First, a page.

• Shakey Graves — 05/10, The Jefferson, Charlottesville VA
  • Trey Anastasio Trio — 07/05, Sprint Pavilion, Charlottesville VA
  • Umphrey’s McGee w/ Jason Bonham — 08/24, LOCKN’ Music Festival, Arrington VA
  • George Clinton & P-Funk — 08/24, LOCKN’ Music Festival, Arrington VA
  • Widespread Panic w/ Margo Price — 08/24, LOCKN’ Music Festival, Arrington VA
  • Big Something — 08/25, LOCKN’ Music Festival, Arrington VA
  • Keller & The Keels — 08/25, LOCKN’ Music Festival, Arrington VA
  • Foundation of Funk — 08/25, LOCKN’ Music Festival, Arrington VA
  • Tedeschi Trucks Band — 08/25, LOCKN’ Music Festival, Arrington VA
  • Dead & Company — 08/25, LOCKN’ Music Festival, Arrington VA
  • Spafford — 08/26, LOCKN’ Music Festival, Arrington VA
  • Tedeschi Trucks Band — 08/26, LOCKN’ Music Festival, Arrington VA
  • Dead & Company — 08/26, LOCKN’ Music Festival, Arrington VA
  • Jason Isbell & the 400 Unit — 09/30, Sprint Pavilion, Charlottesville VA
  • Phish — 10/19, Hampton Coliseum, Hampton VA
  • moe. — 10/26, The Jefferson, Charlottesville VA
  • Chris Robinson Brotherhood — 11/08, The Jefferson, Charlottesville VA
  • I’m With Her — 11/15, The Jefferson, Charlottesville VA
  • Billy Strings — 12/20, The Jefferson, Charlottesville VA
  • Sons of Bill — 12/23, The Jefferson, Charlottesville VA

Previous Years

2017 | 2016 | 2015

My 2017 in Live Music

Below is a list of the musicians that I saw live in 2017 with first-timers in italics and favorites in bold.

Wilco @ The Beacon Theatre, 3/21/17
  • Kurt Vile & The Violaters — 01/26, The Jefferson, Charlottesville VA
  • Spafford — 02/12, The Southern, Charlottesville VA
  • Jeremiah Tall — 02/15, Ruby’s, Harrisonburg VA
  • Wilco — 03/21, The Beacon Theatre, New York NY
  • The Bright Light Social Hour — 04/28, WNRN Studios, Charlottesville VA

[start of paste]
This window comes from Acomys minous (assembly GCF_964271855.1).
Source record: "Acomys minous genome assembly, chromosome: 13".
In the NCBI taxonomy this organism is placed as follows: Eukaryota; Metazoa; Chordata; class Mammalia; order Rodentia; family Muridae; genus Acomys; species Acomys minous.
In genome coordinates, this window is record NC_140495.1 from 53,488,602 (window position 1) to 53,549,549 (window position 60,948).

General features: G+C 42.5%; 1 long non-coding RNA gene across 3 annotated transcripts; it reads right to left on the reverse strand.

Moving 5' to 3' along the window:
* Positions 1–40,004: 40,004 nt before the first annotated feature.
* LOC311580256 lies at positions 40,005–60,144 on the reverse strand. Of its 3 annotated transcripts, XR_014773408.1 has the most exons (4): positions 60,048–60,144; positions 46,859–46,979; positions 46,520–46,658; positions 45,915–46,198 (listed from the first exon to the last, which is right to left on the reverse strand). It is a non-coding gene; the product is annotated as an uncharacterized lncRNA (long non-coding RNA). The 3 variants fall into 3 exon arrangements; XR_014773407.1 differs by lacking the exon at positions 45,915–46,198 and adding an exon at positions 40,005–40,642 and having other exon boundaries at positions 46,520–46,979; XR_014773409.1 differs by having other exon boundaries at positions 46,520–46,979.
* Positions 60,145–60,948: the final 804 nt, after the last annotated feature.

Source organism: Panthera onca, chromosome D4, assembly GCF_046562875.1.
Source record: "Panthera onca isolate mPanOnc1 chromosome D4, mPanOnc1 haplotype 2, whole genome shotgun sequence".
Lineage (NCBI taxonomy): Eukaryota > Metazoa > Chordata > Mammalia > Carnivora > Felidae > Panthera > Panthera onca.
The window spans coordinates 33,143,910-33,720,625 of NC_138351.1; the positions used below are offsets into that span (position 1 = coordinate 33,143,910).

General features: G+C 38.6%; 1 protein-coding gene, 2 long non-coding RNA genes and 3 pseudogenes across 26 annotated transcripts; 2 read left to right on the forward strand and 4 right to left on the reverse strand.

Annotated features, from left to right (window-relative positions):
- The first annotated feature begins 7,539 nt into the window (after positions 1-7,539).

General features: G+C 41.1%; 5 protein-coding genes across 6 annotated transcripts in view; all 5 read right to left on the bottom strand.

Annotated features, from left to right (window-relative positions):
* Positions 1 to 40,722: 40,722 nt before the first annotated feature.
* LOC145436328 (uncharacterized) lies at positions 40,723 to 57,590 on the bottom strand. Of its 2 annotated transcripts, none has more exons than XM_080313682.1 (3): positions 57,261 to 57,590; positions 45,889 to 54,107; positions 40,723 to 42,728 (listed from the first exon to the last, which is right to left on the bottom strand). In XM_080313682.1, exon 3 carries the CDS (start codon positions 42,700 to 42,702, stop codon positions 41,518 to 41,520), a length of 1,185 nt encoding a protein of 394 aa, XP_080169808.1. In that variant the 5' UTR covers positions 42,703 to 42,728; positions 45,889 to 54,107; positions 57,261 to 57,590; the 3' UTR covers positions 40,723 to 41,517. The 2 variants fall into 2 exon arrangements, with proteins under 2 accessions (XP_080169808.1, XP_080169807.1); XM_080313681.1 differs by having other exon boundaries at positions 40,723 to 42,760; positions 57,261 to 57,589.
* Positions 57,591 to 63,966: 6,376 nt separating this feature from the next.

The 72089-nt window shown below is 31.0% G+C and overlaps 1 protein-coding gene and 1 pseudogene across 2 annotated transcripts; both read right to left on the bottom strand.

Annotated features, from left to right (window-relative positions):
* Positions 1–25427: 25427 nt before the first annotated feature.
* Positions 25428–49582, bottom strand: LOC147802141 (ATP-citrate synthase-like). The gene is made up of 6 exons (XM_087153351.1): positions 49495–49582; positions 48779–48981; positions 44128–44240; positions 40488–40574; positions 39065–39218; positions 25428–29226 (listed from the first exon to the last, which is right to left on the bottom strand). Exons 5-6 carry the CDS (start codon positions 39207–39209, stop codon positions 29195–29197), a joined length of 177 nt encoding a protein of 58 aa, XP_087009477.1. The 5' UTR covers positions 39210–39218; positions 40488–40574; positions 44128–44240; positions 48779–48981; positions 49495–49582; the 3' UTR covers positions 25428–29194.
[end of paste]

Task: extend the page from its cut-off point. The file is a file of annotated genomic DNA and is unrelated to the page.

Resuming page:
• The Head and The Heart — 06/14, Sprint Pavilion, Charlottesville VA
  • Gary Clark Jr. — 07/14, Merriweather Post Pavilion, Columbia MD
  • My Morning Jacket — 07/14, Merriweather Post Pavilion, Columbia MD
  • The New Pornographers — 07/19, Sprint Pavilion, Charlottesville VA
  • Spoon — 07/19, Sprint Pavilion, Charlottesville VA
  • Phish — 08/01, Madison Square Garden, New York NY
  • Phish — 08/02, Madison Square Garden, New York NY
  • Portugal. The Man. — 08/21, Sprint Pavilion, Charlottesville VA
  • Greensky Bluegrass — 08/26, LOCKN’ Music Festival, Arrington VA
  • John Butler Trio — 08/26, LOCKN’ Music Festival, Arrington VA
  • John Fogerty — 08/26, LOCKN’ Music Festival, Arrington VA
  • Widespread Panic — 08/26, LOCKN’ Music Festival, Arrington VA
  • The Revivalists — 08/27, LOCKN’ Music Festival, Arrington VA
  • Phil Lesh & Friends w/ moe. — 08/27, LOCKN’ Music Festival, Arrington VA
  • Dave Matthews (solo) — 09/24, Concert for Charlottesville, Scott Stadium, Charlottesville VA
  • Cage The Elephant — 09/24, Concert for Charlottesville, Scott Stadium, Charlottesville VA
  • Chris Martin and Jonny Buckland (of Coldplay) — 09/24, Concert for Charlottesville, Scott Stadium, Charlottesville VA
  • The Roots — 09/24, Concert for Charlottesville, Scott Stadium, Charlottesville VA
  • Brittany Howard w/ The Roots — 09/24, Concert for Charlottesville, Scott Stadium, Charlottesville VA
  • Pharrell Williams w/ The Roots — 09/24, Concert for Charlottesville, Scott Stadium, Charlottesville VA
  • Chris Stapleton — 09/24, Concert for Charlottesville, Scott Stadium, Charlottesville VA
  • Ariana Grande — 09/24, Concert for Charlottesville, Scott Stadium, Charlottesville VA
  • Justin Timberlake + The Tennessee Kids — 09/24, Concert for Charlottesville, Scott Stadium, Charlottesville VA
  • Dave Matthews Band — 09/24, Concert for Charlottesville, Scott Stadium, Charlottesville VA
  • Spafford — 09/27, The Southern, Charlottesville VA
  • Chris Robinson Brotherhood — 10/08, The Jefferson, Charlottesville VA
  • Los Colognes — 12/01, Marathon Music Works, Nashville TN
  • St. Paul & The Broken Bones — 12/01, Marathon Music Works, Nashville TN

Previous lists

2016 | 2015

A Preview of the Gutenberg WordPress Editor

There were two hot topics at WordCamp US in Nashville this past weekend: hot chicken and Gutenberg. Hopefully the former needs no further explanation, but the latter might be new to you.

Gutenberg is the code name for the longest-running feature release that the WordPress team and community has ever worked on. Development on Gutenberg began in January of 2017 and the production-ready release (WordPress 5.0) is targeted for April 2018 (fingers crossed).

While there was plenty of chatter about Gutenberg in the halls of the Music City Convention Center, there were only two talks about the project during WordCamp US. The first was at the end of day one and the second was the closing keynote, State of the Word (given annually by WordPress founding developer Matt Mullenweg) on the final day of the conference. This year’s State of the Word included a demo of Gutenberg.